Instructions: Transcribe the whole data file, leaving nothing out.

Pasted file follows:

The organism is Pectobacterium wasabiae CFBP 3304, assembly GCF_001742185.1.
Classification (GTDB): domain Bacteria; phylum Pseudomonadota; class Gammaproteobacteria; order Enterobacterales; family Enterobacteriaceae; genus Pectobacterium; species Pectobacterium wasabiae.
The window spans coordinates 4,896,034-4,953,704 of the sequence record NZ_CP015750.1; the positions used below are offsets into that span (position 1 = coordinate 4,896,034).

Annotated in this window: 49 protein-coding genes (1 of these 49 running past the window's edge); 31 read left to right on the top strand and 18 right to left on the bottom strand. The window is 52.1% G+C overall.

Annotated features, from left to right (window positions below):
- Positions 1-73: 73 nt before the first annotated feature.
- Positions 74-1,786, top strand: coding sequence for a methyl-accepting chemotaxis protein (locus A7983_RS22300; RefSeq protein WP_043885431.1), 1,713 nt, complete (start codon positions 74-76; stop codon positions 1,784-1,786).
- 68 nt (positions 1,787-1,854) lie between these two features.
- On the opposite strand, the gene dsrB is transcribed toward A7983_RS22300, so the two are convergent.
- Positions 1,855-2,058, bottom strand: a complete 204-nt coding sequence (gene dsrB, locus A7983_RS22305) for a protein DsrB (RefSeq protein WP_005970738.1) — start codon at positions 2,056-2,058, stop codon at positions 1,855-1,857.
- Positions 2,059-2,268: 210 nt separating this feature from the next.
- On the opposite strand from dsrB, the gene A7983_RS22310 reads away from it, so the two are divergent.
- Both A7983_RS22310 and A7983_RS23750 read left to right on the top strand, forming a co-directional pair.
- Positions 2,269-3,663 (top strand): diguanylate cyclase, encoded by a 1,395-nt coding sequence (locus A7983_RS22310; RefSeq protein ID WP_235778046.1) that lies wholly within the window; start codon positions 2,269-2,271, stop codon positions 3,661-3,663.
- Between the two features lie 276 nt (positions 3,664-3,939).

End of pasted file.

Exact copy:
The organism is Pectobacterium wasabiae CFBP 3304, assembly GCF_001742185.1.
Classification (GTDB): domain Bacteria; phylum Pseudomonadota; class Gammaproteobacteria; order Enterobacterales; family Enterobacteriaceae; genus Pectobacterium; species Pectobacterium wasabiae.
The window spans coordinates 4,896,034-4,953,704 of the sequence record NZ_CP015750.1; the positions used below are offsets into that span (position 1 = coordinate 4,896,034).

Annotated in this window: 49 protein-coding genes (1 of these 49 running past the window's edge); 31 read left to right on the top strand and 18 right to left on the bottom strand. The window is 52.1% G+C overall.

Annotated features, from left to right (window positions below):
- Positions 1-73: 73 nt before the first annotated feature.
- Positions 74-1,786, top strand: coding sequence for a methyl-accepting chemotaxis protein (locus A7983_RS22300; RefSeq protein WP_043885431.1), 1,713 nt, complete (start codon positions 74-76; stop codon positions 1,784-1,786).
- 68 nt (positions 1,787-1,854) lie between these two features.
- On the opposite strand, the gene dsrB is transcribed toward A7983_RS22300, so the two are convergent.
- Positions 1,855-2,058, bottom strand: a complete 204-nt coding sequence (gene dsrB, locus A7983_RS22305) for a protein DsrB (RefSeq protein WP_005970738.1) — start codon at positions 2,056-2,058, stop codon at positions 1,855-1,857.
- Positions 2,059-2,268: 210 nt separating this feature from the next.
- On the opposite strand from dsrB, the gene A7983_RS22310 reads away from it, so the two are divergent.
- Both A7983_RS22310 and A7983_RS23750 read left to right on the top strand, forming a co-directional pair.
- Positions 2,269-3,663 (top strand): diguanylate cyclase, encoded by a 1,395-nt coding sequence (locus A7983_RS22310; RefSeq protein ID WP_235778046.1) that lies wholly within the window; start codon positions 2,269-2,271, stop codon positions 3,661-3,663.
- Between the two features lie 276 nt (positions 3,664-3,939).